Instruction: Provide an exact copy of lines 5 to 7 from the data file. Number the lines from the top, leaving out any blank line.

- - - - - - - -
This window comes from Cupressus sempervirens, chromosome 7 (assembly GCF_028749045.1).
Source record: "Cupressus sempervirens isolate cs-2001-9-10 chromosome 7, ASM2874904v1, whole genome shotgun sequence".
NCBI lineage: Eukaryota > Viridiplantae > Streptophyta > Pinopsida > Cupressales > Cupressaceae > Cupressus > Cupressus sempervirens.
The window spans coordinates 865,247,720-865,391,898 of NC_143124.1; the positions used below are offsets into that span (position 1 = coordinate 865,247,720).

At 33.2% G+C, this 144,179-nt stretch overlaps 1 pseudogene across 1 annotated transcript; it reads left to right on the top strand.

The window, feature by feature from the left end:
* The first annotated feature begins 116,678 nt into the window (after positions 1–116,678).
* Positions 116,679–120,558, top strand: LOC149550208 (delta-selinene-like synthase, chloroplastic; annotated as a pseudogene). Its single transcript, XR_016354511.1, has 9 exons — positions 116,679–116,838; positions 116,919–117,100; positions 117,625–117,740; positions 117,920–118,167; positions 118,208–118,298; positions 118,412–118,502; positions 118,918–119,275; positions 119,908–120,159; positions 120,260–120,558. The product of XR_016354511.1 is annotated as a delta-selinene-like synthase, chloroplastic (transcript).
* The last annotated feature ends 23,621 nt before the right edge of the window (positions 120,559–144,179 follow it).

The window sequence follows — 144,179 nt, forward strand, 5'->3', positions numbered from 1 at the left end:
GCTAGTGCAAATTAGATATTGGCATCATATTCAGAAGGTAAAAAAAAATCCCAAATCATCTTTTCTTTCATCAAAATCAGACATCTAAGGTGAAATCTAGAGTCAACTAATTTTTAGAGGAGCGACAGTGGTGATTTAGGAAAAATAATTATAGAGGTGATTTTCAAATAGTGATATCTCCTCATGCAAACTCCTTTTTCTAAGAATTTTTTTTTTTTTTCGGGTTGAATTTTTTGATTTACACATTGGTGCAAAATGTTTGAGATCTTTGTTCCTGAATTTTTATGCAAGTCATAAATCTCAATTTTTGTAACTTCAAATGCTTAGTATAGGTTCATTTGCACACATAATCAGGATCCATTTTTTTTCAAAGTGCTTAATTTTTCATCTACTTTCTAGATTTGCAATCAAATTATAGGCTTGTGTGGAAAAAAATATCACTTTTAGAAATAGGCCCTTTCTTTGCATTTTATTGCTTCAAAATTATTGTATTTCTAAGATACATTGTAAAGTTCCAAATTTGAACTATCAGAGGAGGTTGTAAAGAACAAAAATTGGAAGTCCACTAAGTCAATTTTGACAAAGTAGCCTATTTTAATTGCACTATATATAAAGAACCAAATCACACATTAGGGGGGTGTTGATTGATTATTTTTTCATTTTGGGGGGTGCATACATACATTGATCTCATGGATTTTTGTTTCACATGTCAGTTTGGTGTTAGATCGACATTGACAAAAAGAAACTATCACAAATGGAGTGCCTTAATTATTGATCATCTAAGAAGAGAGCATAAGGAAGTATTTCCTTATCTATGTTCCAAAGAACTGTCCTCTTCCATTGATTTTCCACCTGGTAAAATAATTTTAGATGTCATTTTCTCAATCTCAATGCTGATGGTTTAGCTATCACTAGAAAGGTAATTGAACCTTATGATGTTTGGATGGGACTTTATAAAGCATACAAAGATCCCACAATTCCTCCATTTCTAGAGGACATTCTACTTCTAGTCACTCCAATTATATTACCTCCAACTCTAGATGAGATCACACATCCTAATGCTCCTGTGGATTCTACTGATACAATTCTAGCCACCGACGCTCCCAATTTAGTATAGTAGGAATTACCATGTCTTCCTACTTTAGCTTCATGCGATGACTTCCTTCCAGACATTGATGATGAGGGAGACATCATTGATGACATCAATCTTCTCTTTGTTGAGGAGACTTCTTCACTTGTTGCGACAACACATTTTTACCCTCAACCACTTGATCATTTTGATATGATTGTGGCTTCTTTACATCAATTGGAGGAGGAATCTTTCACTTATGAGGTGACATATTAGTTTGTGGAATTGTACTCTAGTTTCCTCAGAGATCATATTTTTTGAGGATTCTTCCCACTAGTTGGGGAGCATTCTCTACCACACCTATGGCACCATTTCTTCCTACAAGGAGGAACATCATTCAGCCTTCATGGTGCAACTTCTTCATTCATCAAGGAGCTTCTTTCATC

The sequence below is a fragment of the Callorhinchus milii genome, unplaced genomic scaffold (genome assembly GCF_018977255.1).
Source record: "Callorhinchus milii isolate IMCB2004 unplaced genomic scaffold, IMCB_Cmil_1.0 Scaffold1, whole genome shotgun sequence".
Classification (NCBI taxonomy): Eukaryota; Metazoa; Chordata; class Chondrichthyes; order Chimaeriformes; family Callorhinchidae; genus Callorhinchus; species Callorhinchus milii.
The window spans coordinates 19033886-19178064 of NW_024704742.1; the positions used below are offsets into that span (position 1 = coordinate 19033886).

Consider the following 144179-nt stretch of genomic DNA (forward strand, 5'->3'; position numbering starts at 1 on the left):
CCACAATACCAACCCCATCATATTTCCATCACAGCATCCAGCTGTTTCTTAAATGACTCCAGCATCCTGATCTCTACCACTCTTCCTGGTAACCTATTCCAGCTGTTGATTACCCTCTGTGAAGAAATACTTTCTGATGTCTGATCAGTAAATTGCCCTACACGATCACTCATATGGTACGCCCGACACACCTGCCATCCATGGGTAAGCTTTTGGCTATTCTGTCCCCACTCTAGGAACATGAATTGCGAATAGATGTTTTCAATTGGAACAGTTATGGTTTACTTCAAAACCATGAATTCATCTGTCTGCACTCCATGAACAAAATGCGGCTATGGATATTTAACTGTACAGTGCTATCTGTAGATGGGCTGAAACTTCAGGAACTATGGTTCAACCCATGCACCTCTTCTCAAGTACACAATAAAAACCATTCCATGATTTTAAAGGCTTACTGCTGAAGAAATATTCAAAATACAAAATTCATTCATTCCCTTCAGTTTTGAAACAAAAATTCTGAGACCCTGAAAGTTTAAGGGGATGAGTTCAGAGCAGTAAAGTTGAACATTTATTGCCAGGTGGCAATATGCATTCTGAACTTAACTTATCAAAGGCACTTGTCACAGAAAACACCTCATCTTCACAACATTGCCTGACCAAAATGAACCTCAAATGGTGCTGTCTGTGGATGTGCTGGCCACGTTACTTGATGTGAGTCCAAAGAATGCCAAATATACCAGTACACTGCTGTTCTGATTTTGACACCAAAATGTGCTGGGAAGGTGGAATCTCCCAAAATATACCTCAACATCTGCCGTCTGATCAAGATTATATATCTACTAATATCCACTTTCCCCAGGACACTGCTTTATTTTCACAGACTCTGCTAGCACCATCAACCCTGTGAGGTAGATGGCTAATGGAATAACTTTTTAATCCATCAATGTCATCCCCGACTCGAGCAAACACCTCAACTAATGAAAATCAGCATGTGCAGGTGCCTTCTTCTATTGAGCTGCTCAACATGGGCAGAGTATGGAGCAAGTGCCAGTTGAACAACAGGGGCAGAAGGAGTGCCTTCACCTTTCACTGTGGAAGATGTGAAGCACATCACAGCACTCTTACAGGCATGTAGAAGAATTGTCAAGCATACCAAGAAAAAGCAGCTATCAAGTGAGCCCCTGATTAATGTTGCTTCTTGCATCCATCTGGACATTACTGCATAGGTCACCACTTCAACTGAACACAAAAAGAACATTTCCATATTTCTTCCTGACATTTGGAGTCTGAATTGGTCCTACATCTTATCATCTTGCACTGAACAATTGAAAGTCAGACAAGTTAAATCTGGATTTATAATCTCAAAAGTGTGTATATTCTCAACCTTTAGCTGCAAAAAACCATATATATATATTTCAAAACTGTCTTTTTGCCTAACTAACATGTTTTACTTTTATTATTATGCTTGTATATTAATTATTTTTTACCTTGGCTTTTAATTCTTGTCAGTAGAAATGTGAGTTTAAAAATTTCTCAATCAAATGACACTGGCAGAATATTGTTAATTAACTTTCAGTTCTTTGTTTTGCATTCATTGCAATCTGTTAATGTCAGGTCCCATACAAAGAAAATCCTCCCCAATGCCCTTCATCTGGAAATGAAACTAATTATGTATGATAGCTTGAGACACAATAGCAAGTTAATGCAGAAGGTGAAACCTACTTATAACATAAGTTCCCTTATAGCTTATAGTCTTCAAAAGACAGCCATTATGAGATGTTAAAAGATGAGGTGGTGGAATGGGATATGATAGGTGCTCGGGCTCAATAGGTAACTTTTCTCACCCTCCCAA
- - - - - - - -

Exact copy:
At 33.2% G+C, this 144,179-nt stretch overlaps 1 pseudogene across 1 annotated transcript; it reads left to right on the top strand.

The window, feature by feature from the left end:
* The first annotated feature begins 116,678 nt into the window (after positions 1–116,678).